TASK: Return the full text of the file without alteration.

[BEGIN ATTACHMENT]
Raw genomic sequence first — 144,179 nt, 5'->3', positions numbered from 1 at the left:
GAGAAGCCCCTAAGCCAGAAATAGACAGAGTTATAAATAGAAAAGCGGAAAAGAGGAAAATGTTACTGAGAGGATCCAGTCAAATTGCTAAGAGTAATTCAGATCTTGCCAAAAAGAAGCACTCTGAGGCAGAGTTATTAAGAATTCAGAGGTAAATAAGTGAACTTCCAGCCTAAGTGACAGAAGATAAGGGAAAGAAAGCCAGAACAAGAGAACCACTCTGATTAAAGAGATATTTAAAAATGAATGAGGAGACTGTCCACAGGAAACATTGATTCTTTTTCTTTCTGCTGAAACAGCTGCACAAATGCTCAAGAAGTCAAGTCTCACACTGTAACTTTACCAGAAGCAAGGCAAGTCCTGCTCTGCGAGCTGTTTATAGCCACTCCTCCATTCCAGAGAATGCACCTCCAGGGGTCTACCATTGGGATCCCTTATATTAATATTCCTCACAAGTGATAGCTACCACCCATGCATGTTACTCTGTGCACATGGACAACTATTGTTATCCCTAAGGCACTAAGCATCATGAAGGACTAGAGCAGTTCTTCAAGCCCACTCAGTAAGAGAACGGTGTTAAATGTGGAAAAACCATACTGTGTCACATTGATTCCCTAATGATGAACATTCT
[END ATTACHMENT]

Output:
Raw genomic sequence first — 144,179 nt, 5'->3', positions numbered from 1 at the left:
GAGAAGCCCCTAAGCCAGAAATAGACAGAGTTATAAATAGAAAAGCGGAAAAGAGGAAAATGTTACTGAGAGGATCCAGTCAAATTGCTAAGAGTAATTCAGATCTTGCCAAAAAGAAGCACTCTGAGGCAGAGTTATTAAGAATTCAGAGGTAAATAAGTGAACTTCCAGCCTAAGTGACAGAAGATAAGGGAAAGAAAGCCAGAACAAGAGAACCACTCTGATTAAAGAGATATTTAAAAATGAATGAGGAGACTGTCCACAGGAAACATTGATTCTTTTTCTTTCTGCTGAAACAGCTGCACAAATGCTCAAGAAGTCAAGTCTCACACTGTAACTTTACCAGAAGCAAGGCAAGTCCTGCTCTGCGAGCTGTTTATAGCCACTCCTCCATTCCAGAGAATGCACCTCCAGGGGTCTACCATTGGGATCCCTTATATTAATATTCCTCACAAGTGATAGCTACCACCCATGCATGTTACTCTGTGCACATGGACAACTATTGTTATCCCTAAGGCACTAAGCATCATGAAGGACTAGAGCAGTTCTTCAAGCCCACTCAGTAAGAGAACGGTGTTAAATGTGGAAAAACCATACTGTGTCACATTGATTCCCTAATGATGAACATTCT